Why don’t I love the Annual Music Report?

Watching my circle of friends being flooded with the "Annual Music Report" from NetEase Cloud and QQ Music, I realized that this year is coming to an end soon.

For many people, sharing the "Annual Music Report" has become a fixed ritual, and this report, which seems to be "tailor-made" for each user, has also become the "annual test" of music streaming media – —Compared with creativity, design, and communication.

However, the "Annual Music Report" that attracted me most this year did not come from NetEase Cloud, which is the best at playing H5, nor from Spotify, which has the most powerful algorithm, but from a Xiaohongshu user.

Make the annual playlist a tape, or make a more "beautiful" annual music report?

User "jigejigeji" shared on Xiaohongshu that he has been burning his "collection" songs into tapes since 2011, and he can randomly pick one up and listen to it when he goes out.

▲ The picture comes from Xiaohongshu user "jigejigeji"

Moreover, he would also hand-draw the cover art for each tape himself.

This year, he has carved more than ten tapes, each with a unique cover, containing memories from different times.

▲ The picture comes from Xiaohongshu user "jigejigeji"

I can't deny that the music + memories (annual review) + the tape carrier of the self-painted cover simply hit the moving triple link in my heart.

But what makes this even more inspiring for me is that it reminds me that we don’t have to wait for music streamers to tell us who our “song of the year” and “artist of the year” are, we can decide for ourselves.

In his Walkman, the songs selected for the annual songs are not necessarily the songs that have been played the most this year, but the music that he actively chooses to collect and decides he likes.

I know that we originally liked to read the "Annual Music Report", more from a data perspective, to see if we have any listening habits or preferences that we are not even aware of. By the way, we can also further confirm our understanding of specific singers and Music type like.

But we must admit that this type of report has been around for 7 or 8 years, and it has changed from simply "discovering more about myself" to "this is the reflection of my musical taste" and part of our "identity label".

When the report matches our own musical taste, we will naturally happily forward it and share it;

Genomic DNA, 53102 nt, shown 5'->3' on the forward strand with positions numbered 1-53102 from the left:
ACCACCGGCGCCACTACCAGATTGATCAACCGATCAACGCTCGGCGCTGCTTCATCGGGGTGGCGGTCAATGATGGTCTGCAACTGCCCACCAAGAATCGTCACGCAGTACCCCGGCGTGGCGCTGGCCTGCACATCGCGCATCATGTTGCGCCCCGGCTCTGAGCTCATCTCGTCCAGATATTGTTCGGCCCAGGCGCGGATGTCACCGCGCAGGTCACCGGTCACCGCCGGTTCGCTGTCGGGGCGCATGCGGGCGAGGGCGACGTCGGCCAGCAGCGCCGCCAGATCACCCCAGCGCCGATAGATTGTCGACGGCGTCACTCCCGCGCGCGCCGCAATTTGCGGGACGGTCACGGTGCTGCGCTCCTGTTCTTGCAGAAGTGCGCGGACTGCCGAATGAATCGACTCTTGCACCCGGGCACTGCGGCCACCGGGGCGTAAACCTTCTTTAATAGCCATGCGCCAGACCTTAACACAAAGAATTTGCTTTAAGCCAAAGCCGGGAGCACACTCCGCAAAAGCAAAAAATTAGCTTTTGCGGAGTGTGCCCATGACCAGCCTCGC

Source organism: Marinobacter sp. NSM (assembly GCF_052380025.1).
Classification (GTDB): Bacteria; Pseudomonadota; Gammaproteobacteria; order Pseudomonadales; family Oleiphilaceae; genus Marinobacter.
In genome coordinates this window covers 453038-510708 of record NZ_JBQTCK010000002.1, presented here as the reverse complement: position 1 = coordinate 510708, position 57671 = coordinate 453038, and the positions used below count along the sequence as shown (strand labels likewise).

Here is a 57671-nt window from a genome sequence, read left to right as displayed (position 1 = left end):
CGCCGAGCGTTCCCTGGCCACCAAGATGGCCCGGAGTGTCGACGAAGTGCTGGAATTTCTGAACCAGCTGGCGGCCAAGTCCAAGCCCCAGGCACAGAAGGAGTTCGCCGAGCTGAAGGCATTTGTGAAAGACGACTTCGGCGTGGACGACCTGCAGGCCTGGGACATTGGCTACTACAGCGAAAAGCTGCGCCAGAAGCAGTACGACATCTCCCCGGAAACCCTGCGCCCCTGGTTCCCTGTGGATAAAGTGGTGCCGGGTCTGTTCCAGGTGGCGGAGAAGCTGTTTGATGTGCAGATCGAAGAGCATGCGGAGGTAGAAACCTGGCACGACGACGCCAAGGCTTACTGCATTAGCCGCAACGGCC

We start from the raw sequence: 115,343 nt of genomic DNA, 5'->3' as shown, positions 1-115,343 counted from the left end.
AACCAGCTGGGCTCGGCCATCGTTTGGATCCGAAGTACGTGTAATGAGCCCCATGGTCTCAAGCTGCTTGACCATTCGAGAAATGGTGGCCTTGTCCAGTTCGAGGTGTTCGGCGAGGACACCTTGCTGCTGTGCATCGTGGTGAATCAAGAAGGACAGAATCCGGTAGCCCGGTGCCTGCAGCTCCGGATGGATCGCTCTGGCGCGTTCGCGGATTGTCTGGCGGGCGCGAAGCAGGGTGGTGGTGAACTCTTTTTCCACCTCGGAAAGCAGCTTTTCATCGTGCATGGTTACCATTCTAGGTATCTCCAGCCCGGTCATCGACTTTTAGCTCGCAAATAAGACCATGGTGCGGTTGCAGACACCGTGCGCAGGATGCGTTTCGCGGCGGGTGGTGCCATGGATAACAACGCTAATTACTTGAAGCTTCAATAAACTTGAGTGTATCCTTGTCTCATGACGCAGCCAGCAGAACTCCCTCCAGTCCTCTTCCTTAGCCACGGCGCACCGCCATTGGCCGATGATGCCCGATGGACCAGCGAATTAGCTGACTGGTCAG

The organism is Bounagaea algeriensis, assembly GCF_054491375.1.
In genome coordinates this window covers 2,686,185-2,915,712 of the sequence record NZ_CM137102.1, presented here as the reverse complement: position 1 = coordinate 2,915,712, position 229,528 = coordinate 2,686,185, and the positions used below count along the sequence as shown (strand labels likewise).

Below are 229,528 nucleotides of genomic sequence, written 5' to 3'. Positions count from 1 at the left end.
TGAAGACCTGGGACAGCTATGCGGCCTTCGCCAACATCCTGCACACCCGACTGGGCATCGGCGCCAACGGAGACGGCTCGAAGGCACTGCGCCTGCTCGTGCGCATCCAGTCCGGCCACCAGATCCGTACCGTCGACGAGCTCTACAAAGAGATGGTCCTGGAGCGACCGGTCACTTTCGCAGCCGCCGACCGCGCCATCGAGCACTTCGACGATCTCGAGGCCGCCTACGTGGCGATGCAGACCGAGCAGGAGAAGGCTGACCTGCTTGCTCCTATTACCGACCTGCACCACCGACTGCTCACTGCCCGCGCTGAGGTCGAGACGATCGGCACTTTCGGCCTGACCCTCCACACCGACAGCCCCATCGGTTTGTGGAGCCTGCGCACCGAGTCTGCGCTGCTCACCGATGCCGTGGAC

Sometimes, even brushing up on other people’s annual music reports can be a way to strengthen your own identity:

22-year-old Alfonso Velasquez told Vox that he likes to read other people’s Spotify annual music summaries because in silent comparison with other people’s music reports, he feels that his own music taste is really independent.

If the gap between summary and self-perception is too big, then everyone will be in a bad mood, especially if your "Song of the Year" is an unfamiliar song that you accidentally played on a loop one night. ; Or it may be a technical error. This year, users have reported that songs they have never heard of appear in their reports .

Sometimes, it's not good to be too "real". For example, if people see that you actually love high-frequency songs that don't fit your "musical personality".

There are even many people abroad who are obsessed with studying the algorithm behind Spotify's annual report, or the number of months the platform uses to make summaries.

What's more, there are tutorials that will teach you how to find some free time before Spotify's annual music summary is released, and open the software to play some albums that match the "music personality" in a loop, so that the annual report will be more "pretty" .

From a certain perspective, you can also say that this is our annual music summary that we "select" through our own efforts. It can also be said that it requires the same "effort" as self-selecting the annual songs to make a tape.

The fundamental difference between the two, however, is what rules of the game we choose and whether we remember why.

Who is defining our "favorite music" and "memories"?

Recently, Amazon founder Bezos discussed a very common misunderstanding in a podcast – viewing "agents of truth" as "truth."

For example, someone in the company set a KPI, which once represented the "best customer experience" that Amazon pursued.